She had attempted to heal that split (I call it the wound of the Chiron in Pisces generation) through relationship and had finally reached a devastating rock bottom after another painful ending.

But victory came when her mother gave her Brandon Bays’ book The Journey: she qualified as a practitioner in a few months after chasing seminars around the globe. She condensed the process while working for another detox business and the rest is history.

‘It was a miracle and it was exhausting, but the results of combining detox and journeying were extraordinary. People are so emotionally available because they are so stripped bare.
I had been depressed my whole life not wanting to be here. I went into my rage and have never been depressed since.’

The effect on her relationships was that they transformed from being traumatic to supportive.

With a push from a client, she then set up her own team in Cardigan, before finally moving the centre to Somerset, her intent to create a happy team:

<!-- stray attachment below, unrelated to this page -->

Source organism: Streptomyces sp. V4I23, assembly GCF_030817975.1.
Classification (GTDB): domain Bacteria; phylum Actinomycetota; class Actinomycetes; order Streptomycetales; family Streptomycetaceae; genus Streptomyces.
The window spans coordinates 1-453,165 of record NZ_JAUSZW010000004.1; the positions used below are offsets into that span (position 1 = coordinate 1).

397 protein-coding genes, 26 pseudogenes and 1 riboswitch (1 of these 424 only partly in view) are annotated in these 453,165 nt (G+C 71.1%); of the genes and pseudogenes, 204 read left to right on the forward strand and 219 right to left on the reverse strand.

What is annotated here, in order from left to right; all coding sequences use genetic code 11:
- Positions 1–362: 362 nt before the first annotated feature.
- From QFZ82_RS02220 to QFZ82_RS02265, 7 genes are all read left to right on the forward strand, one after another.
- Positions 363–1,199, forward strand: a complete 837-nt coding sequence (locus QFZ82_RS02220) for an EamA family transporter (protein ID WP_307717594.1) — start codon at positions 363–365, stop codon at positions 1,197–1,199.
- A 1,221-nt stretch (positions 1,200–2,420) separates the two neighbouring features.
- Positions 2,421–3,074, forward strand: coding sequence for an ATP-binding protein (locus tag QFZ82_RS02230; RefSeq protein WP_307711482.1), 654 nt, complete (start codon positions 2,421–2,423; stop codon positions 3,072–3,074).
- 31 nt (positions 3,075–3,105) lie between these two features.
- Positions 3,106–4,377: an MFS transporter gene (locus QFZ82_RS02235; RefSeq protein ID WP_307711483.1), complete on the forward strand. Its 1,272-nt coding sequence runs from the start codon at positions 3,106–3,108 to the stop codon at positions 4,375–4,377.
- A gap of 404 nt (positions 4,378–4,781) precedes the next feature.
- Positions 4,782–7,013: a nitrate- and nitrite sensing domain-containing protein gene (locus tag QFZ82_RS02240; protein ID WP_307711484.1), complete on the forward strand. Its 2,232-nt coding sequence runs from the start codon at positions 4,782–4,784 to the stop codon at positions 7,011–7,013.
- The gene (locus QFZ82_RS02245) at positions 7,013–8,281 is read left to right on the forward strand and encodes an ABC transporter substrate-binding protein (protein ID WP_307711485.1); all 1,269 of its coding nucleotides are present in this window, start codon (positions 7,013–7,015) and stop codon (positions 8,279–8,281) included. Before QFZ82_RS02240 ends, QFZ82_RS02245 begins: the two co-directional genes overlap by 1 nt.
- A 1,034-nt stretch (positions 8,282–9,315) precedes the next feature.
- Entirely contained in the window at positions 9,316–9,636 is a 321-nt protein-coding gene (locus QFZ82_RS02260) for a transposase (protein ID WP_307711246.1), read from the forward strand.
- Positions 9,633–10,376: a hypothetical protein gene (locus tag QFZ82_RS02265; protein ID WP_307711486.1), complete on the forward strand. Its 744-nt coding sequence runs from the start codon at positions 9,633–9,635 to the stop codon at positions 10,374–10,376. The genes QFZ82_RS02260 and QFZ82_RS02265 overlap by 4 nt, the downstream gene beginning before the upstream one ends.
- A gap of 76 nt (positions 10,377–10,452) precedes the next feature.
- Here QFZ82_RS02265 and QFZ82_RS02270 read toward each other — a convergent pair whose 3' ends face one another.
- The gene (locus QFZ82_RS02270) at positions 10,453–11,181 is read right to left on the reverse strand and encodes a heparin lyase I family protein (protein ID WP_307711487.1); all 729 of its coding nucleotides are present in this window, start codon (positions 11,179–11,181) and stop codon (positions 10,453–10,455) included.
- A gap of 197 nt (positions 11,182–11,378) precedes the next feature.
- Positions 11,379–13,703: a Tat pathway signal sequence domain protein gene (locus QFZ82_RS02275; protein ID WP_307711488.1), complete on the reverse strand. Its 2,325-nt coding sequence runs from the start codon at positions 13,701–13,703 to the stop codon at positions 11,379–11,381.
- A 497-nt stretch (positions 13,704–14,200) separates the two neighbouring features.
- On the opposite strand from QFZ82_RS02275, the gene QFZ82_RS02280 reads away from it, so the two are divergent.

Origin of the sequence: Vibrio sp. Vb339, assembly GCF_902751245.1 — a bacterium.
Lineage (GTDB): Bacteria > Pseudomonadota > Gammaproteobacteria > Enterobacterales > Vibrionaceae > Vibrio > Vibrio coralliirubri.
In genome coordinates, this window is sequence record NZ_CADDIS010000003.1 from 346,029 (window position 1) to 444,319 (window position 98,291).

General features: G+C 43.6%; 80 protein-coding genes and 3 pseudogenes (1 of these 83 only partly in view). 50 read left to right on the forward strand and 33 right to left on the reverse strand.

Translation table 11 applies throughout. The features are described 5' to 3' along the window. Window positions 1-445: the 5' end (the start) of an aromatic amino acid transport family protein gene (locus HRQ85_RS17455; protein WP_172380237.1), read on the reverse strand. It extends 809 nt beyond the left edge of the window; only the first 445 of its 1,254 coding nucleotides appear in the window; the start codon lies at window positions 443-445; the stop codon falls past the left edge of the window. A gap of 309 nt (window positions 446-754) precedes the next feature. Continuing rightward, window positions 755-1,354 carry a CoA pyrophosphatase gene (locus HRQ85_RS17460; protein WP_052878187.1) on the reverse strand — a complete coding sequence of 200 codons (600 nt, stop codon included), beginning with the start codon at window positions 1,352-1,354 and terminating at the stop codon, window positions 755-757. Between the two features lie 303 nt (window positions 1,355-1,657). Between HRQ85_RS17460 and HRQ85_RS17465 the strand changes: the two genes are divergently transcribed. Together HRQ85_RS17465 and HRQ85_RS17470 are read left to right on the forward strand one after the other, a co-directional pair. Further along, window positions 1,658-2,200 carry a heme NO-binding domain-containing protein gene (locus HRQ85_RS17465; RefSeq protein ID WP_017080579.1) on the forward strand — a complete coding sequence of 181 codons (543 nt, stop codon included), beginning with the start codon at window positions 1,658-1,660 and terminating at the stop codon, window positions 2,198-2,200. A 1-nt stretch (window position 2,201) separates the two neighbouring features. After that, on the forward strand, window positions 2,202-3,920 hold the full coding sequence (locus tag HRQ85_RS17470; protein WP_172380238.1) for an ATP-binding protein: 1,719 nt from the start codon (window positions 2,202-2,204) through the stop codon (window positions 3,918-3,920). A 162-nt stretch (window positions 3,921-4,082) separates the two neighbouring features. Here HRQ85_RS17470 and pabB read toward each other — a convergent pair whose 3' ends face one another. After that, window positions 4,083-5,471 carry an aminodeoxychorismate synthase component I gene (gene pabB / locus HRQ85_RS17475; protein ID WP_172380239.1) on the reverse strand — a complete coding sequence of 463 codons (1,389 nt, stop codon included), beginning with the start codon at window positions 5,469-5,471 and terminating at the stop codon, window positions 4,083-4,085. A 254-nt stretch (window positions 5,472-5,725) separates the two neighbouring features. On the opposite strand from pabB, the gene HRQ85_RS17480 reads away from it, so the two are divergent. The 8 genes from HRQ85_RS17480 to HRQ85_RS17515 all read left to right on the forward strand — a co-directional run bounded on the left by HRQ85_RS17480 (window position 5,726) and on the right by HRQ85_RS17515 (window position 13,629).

‘My driving force was to do this job but with people who loved each other. We would become an intentional family.’

One week a month that family lives on site in the lee of Glastonbury’s famous Tor and brings its well-being and care to others.

I had known that a session from home with a practitioner or even a series of sessions would not be enough to get me on track. I needed a new foundation.

Happily, I found it.

For more information visit: www.vitaldetox.com

About Simon Heathcote

Simon Heathcote is a psychotherapist and healer who has developed a unique way of working, drawing on Jungian concepts, mysticism and archetypal psychology, to help return clients to their essence or deep soul. An award-winning writer, former newspaper editor and broadsheet travel writer, he underwent a profound inner journey of meditation which he brings to his work. He worked at The Priory Roehampton as an addictions therapist, speaking on Radio 4’s PM Show as an expert in sex and love addiction, and was involved in the UK Men’s Movement in its pioneering days in the 1990s. He is an initiated man and published poet and his mission is to restore soul to psychology. E: heathcosim@aol.com